March 4. 2024. 9:18

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Germany, Austria lobby EU not to ban inducement-based financial advice


German Minister of Finance Christian Lindner and the Austrian Minister of Finance Magnus Brunner are pushing European Commissioner Mairead McGuinness not to ban inducement-based financial advice in the EU Commission’s upcoming Retail Investment Strategy.

The practice of financial advisors who provide their services for free to customers but get their pay through commissions they receive from the companies offering the financial products has long been subject to criticism.

The worry is that in such a compensation model, financial advisors are not necessarily incentivised to provide retail investors with the best and most cost-effective financial products but with the products that companies are willing to pay the highest commissions for.

These products, in turn, are often products with high management fees, which get rolled over to the retail investor.

That is why the Netherlands and the United Kingdom have banned this commission-based model of financial advice, and the EU Commission is considering whether it should do the same across the EU.

In early May, the EU Commission is expected to come forward with a retail investment strategy, which might include a ban on commission-based financial advice.

Pressure from Germany and Austria

However, lobbying pressure against such a ban on financial inducements is high as such a ban would shake up the business model of financial advisors like banks and independent financial advisors, as well as the business model of investment funds that currently sell their products via these advisors.

And the pressure comes from high up.

On 28 December 2022, Lindner sent a letter to McGuinness, saying he was “very much concerned about the discussion to possibly foresee as part of the strategy a general ban of inducements.”

In the letter, seen by EURACTIV, he argues that “the current framework makes it possible to offer different types of financial advice while leaving the decision regarding the advice taken and the form of its remuneration to the retail investor.”

“I am strongly concerned that a general ban would inhibit the provision of investment advice in cases where it is mostly needed.”

On 31 January this year, Brunner doubled down on this argument, also in a letter to McGuinness, saying that “a high number of retail investors would lose access to investment advice” if inducements were banned.

Markus Ferber, a German member of the European Parliament for the centre-right EPP, also sent letters to McGuinness in which he warned that a ban on inducements could cut off retail investors from professional investment advice.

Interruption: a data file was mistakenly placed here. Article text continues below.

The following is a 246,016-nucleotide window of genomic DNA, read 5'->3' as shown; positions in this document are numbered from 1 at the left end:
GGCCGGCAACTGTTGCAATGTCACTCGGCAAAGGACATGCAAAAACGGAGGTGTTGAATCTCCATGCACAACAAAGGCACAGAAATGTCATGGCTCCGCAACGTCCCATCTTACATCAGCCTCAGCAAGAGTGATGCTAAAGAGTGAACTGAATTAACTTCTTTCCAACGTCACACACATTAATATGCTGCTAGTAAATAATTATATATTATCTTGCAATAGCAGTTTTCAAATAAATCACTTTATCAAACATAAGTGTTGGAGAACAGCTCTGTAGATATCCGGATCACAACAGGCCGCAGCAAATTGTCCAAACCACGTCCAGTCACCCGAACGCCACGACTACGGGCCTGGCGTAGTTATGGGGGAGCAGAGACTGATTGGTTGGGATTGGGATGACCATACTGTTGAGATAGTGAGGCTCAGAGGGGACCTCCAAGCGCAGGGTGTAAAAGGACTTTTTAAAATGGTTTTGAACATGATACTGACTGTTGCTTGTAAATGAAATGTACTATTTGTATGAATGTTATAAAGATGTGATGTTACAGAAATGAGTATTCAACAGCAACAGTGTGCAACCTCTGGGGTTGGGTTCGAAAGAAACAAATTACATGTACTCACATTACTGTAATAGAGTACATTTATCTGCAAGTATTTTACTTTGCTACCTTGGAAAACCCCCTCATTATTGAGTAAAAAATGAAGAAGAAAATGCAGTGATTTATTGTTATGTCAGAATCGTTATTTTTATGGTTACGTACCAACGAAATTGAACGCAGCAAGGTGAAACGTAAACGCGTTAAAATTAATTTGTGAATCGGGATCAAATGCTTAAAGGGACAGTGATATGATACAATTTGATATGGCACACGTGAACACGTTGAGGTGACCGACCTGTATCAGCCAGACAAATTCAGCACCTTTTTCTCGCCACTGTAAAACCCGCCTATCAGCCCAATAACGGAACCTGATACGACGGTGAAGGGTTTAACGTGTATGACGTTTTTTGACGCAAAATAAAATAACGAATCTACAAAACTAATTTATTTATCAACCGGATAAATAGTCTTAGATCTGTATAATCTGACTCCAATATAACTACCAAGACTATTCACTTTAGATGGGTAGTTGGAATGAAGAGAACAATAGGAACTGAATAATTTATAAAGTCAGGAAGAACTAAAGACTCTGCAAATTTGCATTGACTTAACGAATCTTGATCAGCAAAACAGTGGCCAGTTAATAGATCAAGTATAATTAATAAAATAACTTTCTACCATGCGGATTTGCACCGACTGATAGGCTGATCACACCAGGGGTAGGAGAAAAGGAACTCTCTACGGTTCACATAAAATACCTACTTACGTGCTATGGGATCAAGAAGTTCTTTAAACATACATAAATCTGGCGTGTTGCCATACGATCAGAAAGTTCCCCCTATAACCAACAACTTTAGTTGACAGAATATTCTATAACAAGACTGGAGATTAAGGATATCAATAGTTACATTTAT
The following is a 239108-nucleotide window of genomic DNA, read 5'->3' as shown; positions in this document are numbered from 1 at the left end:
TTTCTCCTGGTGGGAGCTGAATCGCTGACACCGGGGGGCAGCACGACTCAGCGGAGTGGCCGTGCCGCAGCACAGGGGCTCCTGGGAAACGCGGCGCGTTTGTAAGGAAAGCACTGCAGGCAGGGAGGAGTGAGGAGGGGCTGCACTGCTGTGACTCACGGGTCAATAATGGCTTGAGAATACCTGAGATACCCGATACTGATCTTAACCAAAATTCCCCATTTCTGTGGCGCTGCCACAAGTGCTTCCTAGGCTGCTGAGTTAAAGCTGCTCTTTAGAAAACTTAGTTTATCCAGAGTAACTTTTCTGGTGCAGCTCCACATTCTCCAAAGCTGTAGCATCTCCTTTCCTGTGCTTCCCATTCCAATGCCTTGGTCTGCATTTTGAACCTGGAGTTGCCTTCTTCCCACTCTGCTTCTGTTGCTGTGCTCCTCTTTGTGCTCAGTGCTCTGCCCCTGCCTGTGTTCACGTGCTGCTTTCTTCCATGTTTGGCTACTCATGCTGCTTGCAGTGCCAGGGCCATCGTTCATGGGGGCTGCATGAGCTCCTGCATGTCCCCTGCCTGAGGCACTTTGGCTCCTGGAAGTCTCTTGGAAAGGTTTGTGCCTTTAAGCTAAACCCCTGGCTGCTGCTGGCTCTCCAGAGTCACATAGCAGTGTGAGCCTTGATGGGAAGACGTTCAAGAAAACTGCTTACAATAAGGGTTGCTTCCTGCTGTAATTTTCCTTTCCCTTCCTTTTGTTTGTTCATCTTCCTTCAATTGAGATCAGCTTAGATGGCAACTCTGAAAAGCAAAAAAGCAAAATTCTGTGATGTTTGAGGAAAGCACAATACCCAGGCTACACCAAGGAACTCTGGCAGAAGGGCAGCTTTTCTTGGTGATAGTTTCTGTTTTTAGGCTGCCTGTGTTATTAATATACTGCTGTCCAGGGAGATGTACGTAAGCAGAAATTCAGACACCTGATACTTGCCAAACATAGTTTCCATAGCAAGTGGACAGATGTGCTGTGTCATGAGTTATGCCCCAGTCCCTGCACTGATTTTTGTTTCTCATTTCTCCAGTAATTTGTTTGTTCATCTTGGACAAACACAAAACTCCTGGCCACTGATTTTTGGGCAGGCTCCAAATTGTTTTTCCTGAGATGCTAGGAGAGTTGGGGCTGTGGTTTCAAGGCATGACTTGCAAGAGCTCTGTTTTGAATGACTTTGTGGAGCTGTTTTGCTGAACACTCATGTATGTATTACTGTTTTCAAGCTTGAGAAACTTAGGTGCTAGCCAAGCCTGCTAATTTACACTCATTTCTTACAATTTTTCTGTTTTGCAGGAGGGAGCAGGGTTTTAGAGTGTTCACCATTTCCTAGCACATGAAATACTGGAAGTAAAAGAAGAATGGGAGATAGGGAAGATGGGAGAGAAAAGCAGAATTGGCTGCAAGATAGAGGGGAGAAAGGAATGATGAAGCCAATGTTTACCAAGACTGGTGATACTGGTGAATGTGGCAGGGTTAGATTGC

McGuinness’ reply

EURACTIV also got hold of one of the letters sent out by Commissioner McGuinness on 21 December 2022, in which she explained the Commission’s reasoning to Ferber.

“Our evidence indicates that under the inducement-based model, retail investors will often be sold products which are more costly than other cheaper alternatives available on the market,” the letter reads before providing the numbers:

“Products on which inducements are paid are – on average – about 35% more expensive than investment products on which no inducements are paid.”

McGuinness also argues that product costs have fallen in the Netherlands and the UK, which have introduced a ban on inducement-based financial advice.

“While there has been a shift from advised services to execution-only services and portfolio management, the inducement ban has not generally led to a reduction in retail investing,” McGuinness wrote.

To the argument that retail investors would need a way to access professional financial advice cheaply or for free, McGuinness wrote, “in fact, retail investors already now do pay for advice as a part of the integrated product costs, however, they may not realise it.”

Subsidising banks

Ferber also warned that banks currently were “in a tight spot” and that revenues from inducements constituted an important share of banks’ revenues, which is used to keep up extensive branch networks, which should not be endangered.

To this, McGuinness responded that “the costs for the maintenance of branch networks should not be borne by retail investors who, as you indicate, would be subsidising bank branches.”

It is not yet sure whether the EU Commission will propose a ban on inducement-based financial advice after the pressure put up by banks and the German and Austrian finance ministries.

In her letter to Ferber at the end of December 2022, Commissioner McGuinness said, “maintaining the inducement-based system may not deliver the best outcome, especially in the case of small-scale investors.”

In a speech in front of the EU Parliament’s economic committee on 24 January 2023, she maintained that she wanted “consumers to have access to financial advice, but biased advice doesn’t serve them either.”

Mentioning the letters she had received from MEP Ferber, she said, “there are good arguments on both sides.”

“But I think it’s good to grasp this nettle and to make change for the better.”